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I have struggled with self-harm since I was in seventh grade, so for about eight years. And like most people who have struggled with self-injury, I have scars to show for it – many in visible places I cannot always hide in the summertime.
A few weeks ago, I was at work, frantically ringing up what seemed to be an unending line of customers until one stranger’s question about the scars on my wrist caused me to lose my concentration: “What happened to your arm?”
I was completely taken aback that a complete stranger felt it was okay to ask me about my body.
But it wasn’t a question I haven’t been asked before. Ever since the weather warmed up, I have been fending off similar questions from family, friends, and acquaintances:
“What are those scars from?”
“What happened to you?”
“What did you do to your wrist/shoulder/thigh/leg?”
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It’s hard enough for me in the warmer months to allow my scars to show. I’ve spent most of the summer feeling self-conscious and trying everything I can to hide my scars and make them less obvious, although most of the time this is impossible. This is because I want to avoid the awkwardness of the scar questions.
I know I will be asked the scar questions for the rest of my life, mainly because society seems to give others permission to comment on my body, when in reality, they have no right to do so. But that’s a conversation for another day.
Over the years, I have struggled with how to respond when someone asks the scar questions. And more recently, I’ve developed a system of dealing with them which seems to be effective.
Generally, when I’m asked about my scars in front of other adults or children, I am not willing to give an honest answer about the origin of my scars. When my judgement and experience with a person leads me to think they will not be able to comprehend and understand exactly what self-injury is, I will not give the truthful answer.
Sometimes I am prepared enough to have an excuse ready and waiting: “I got into an accident at work opening boxes.” “Oh, those? I fell into a rosebush riding my bike a few years back and got pretty beat up.” And then I move on to another topic.
Occasionally, though, the questioner will come up with one for me: “Did you get scratched by a cat? They can be vicious!” In those cases, I just nod my head in agreement because usually I’d prefer this interaction to be over with as soon as possible.
There are other times when I am not able to muster up an excuse for myself.
“Oh, it’s nothing.” And then I start talking about something else.
About 90 percent of the time, I either give some excuse or change the subject. Sometimes, though, I am able to give an honest answer about my scars. The honest answer is usually given when there are not many people around. The situation usually involves someone I’m close to, someone I think will understand, or someone I think might be helped by my sharing this part of my life.
My honest answer usually sounds something like this: My scars are self-inflicted because I struggle with self-harm.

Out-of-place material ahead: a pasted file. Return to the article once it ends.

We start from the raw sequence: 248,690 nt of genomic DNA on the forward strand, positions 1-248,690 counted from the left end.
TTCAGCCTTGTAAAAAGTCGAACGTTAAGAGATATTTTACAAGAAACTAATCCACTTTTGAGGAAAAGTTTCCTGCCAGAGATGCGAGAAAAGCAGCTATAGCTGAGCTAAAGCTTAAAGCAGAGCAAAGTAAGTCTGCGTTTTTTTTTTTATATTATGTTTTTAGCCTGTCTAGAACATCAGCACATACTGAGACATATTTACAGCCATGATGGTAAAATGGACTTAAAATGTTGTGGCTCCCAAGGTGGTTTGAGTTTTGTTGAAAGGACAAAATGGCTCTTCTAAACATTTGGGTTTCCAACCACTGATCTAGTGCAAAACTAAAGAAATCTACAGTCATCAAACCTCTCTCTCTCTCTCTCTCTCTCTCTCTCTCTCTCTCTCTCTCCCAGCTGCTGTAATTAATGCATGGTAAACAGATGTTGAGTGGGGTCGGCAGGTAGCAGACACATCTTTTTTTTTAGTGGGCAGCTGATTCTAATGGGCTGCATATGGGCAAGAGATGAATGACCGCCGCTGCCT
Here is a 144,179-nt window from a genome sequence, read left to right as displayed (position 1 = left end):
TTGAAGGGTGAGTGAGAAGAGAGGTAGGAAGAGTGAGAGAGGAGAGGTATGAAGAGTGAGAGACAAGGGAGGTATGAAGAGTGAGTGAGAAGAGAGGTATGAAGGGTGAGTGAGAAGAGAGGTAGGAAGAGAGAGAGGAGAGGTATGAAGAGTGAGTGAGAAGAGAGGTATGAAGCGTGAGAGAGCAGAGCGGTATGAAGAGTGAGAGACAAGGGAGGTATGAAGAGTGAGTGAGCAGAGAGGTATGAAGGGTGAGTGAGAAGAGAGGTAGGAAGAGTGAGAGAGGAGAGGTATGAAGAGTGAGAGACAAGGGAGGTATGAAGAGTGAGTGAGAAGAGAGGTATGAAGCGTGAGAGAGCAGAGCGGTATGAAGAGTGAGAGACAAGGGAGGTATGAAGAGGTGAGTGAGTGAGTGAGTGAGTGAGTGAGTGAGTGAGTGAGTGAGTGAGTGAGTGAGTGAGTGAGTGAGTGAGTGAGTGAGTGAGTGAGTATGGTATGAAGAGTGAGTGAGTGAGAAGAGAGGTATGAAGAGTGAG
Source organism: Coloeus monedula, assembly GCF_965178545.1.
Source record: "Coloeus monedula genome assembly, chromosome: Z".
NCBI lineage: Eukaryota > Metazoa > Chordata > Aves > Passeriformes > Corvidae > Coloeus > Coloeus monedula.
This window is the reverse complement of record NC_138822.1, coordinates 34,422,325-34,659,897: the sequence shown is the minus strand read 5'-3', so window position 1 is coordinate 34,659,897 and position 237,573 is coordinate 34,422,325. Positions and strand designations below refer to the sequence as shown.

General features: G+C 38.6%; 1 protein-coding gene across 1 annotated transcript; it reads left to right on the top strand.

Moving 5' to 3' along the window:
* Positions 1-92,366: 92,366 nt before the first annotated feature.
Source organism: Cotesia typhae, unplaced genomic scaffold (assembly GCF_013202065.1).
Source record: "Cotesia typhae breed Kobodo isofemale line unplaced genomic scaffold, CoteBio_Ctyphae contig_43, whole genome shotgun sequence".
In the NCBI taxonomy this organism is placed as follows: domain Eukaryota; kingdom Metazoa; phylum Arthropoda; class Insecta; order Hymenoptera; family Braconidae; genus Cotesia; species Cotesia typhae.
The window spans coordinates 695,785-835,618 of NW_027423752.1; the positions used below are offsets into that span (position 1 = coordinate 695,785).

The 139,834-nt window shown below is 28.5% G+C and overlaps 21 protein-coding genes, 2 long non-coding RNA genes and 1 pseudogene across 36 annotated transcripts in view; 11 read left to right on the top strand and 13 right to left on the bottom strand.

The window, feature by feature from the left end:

I am not suicidal–I use self-injury as a way to cope with intense emotions and events. I know it is an unhealthy coping mechanism, but I am working with a therapist to reach full recovery. If you have any questions, don’t feel weird about asking. I want to help you understand if you want to understand.
Sometimes this type of honesty brings vulnerability from my companion. I’ve had several people confess their struggle with self-injury after I have shared mine.
A few years back, I had a camper who noticed my scars and approached me with concern because she had connected the scars to self-injury on her own. She later shared with me how she had been thinking about hurting herself and we were able to get her help.
Sometimes my honesty and vulnerability brings me encouragement, strength, and hope.
I was ringing up one of my co-workers when she asked me about my scars. I fumbled for an excuse and then she asked me flat-out “Are you a cutter?” She then shared with me her niece’s struggle with self-injury and reminded me that every person has their own scars and their own stuff they deal with and told me not to be ashamed or embarrassed by my scars. She said she was sorry that most people don’t understand the pain and struggle I go through but that she knew how strong I was.
Her words to me filled me with so much hope and strength.
It really is up to each individual person and where you are in your recovery as to if you want to share the truth regarding the origin of your scars.
I didn’t share a lot early on in my recovery. I also think it depends on if it is an appropriate time, person, and place to share. I obviously don’t tell my kids I babysit the truth, just “Sarah had an ouchy, but it’s all better now.”
Never feel pressured to reveal more than you are comfortable with, no matter who is asking.
Your body is your own and no one has the right to comment on it or make you feel degraded or inferior because you have scars. Share as much or as little as you want – whatever feels right to you.
Always remember: We are more than our scars.
We each are a whole person and we can never be defined by our struggles, our mistakes, our challenges, or our scars. We are so much more.
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The opinions and information shared in this article may not represent that of Libero Network Society. We hold no liability for any harm that may incur from reading content on our site. Please always consult your own medical professionals before making any changes to your medication, activities, or recovery process.